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I followed the trail towards Manoa Falls today. It is an easy hike. Besides the sometimes slippery slopes, it was a walk in the park. The scenery along the way however, is fantastic.

No matter which direction you turn to, in Oahu, you simply cannot escape. Which makes living here, a bit of an oddity. Usually, we head to the trails, to the beach or to the mountains for a retreat. We indulge our desire to be lost with Pacha Mama. But when you live in the midst of it, there is no escape. It is simply there. It is a constant. Consistent, unchanging, and always.

All you need to do is look up.


And look down.


And all around…

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As it is with life, after a long journey the time comes to reap the rewards.


And as true as it is in life, so it is on a journey, beware.


Peace and Quiet: Meeting Ayahuasca

We arrived at a small commune. A happy boxer roamed around, approaching the new gathered visitors but never getting too close. Various paths seemed to lead to small, simple homes. There was no lack of shrubbery nor flowers. And the trees stood tall, over us, the faint blue of the darkening sky just right above. A small, narrow stairway wove its way down a hill and we came upon our shelter for the night: a large, spacious yoga studio in the shape of a pentagon. Large windows and glass sliding doors enclosed the room and outside I could see the green of the thick valley, with scattered homes here and there. On one wall were mirrors, an image of Ganesh on a woven fabric hung on one corner, and Vishnu sat on the other.

I sat on my yoga mat, changed into comfortable clothes, observing the others I had come with. Many seem prepared, the ones who had mentioned of having done this before. They came with mattresses, thick cushions, pillows, blankets. I look at my yoga mat, throw pillow and a thin blanket and realized how ill-prepared I was for my first Ayahuasca retreat.

The invitation to come took place a month before, a friend told me “we’re going to the mountains, take this drug and trip.” I took that at face value. He recommended that I watch a video on Youtube, but I was always game for anything so it hadn’t mattered. I watched the video about an Ayahuasca experience but I must admit true to my nature, I only watched a few minutes of it, simply to get an idea. I like to dive into things with only a glance before I leap.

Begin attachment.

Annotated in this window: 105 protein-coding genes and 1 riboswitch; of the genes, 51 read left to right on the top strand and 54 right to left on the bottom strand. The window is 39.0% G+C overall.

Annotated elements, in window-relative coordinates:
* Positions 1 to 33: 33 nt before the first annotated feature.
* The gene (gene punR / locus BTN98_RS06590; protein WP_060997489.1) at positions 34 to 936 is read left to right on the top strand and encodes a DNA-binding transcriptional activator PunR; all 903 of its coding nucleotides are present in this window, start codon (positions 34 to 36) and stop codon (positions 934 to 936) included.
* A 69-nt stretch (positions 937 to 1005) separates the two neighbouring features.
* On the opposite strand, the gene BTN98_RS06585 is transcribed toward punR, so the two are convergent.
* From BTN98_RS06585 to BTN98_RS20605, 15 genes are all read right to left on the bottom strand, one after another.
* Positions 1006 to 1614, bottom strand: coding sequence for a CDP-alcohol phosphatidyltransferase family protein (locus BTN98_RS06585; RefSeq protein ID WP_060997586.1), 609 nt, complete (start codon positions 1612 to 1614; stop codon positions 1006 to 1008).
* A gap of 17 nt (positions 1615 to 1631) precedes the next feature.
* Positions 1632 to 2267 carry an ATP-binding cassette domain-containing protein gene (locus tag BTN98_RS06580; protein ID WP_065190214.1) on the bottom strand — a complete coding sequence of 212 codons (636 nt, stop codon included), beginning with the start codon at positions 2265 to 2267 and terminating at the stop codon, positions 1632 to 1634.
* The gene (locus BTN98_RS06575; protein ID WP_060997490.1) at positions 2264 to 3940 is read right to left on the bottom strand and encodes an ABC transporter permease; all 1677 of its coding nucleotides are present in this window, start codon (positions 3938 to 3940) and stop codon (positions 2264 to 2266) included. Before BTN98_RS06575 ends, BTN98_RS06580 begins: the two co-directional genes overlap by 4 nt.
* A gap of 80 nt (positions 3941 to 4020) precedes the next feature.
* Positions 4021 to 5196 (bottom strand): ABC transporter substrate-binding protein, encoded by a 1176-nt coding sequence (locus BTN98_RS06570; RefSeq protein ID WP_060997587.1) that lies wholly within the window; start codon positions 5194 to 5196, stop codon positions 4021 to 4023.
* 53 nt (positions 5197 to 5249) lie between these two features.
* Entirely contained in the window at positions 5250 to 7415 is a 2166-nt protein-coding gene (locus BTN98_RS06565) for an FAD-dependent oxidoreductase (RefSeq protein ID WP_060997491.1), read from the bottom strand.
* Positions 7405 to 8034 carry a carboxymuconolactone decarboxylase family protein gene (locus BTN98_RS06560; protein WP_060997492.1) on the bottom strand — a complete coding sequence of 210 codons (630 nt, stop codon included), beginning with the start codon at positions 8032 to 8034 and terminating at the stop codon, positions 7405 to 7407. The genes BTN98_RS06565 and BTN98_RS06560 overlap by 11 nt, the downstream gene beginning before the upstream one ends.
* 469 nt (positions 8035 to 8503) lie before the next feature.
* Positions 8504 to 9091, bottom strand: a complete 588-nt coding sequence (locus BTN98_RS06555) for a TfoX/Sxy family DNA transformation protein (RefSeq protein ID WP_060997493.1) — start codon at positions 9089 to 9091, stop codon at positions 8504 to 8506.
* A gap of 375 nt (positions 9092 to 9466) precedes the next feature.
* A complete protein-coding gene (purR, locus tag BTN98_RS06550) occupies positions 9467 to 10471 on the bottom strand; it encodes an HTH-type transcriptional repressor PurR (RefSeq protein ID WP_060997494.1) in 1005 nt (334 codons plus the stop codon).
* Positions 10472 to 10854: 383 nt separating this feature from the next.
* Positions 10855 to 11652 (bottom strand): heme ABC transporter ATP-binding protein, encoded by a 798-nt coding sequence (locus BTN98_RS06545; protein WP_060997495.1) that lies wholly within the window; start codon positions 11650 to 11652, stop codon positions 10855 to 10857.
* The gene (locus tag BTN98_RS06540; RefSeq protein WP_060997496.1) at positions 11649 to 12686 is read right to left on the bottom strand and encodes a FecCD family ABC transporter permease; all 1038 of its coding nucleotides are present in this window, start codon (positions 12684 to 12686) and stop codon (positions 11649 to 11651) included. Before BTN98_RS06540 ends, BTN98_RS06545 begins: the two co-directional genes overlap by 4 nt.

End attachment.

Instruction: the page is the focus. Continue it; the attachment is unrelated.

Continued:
In retrospect, that might not have been the best route to go considering that this experience turned out to be above and beyond trippin’ balls in the mountains. Earlier in the day when we met with our guide, the shaman, in the parking lot he asked us what our intentions were for participating in this ceremony. I was unluckily enough to have been chosen to go first and I mumbled something to the like of “wanting to receive some guidance.” So, did most of the newbies. The ones with more experience were more specific; wanting to “come to terms with my mother’s death,” as an example.

As we were about to begin, the shaman gave a bit of an explanation of what we were to expect. He tells us that we will take 4 shots throughout the night, he says “There might be a time when you feel you want to purge but it’s possible nothing comes out. But just in case, the are 5 plastic buckets for that purpose on the floor in front.” And certain rules, “Do not engage with your neighbors, you don’t know what they are going through.” He talks about the Ayahuasca, how it is more than just medicine, that it is a divine being that if allowed to can help us; with our lives, our purpose, our meaning. He reminds us that this is not just your normal “trip” and we’re not here to kick it and have a good time. “We’re here to work,” he says.

What? We’re not having a good time?! Work? Another queasy moment passes as I regret not being more prepared.

I take everything with a grain of salt. I try my best to be respectful and listen with an open mind. Though I couldn’t help but think about how I might be very much in the wrong place. As a skeptic, an atheist and someone far from what I’d consider “spiritual.” I don’t pray, I don’t meditate, I despise organized religion, and I have no patience for the hypocrisy of those who claim to be religious.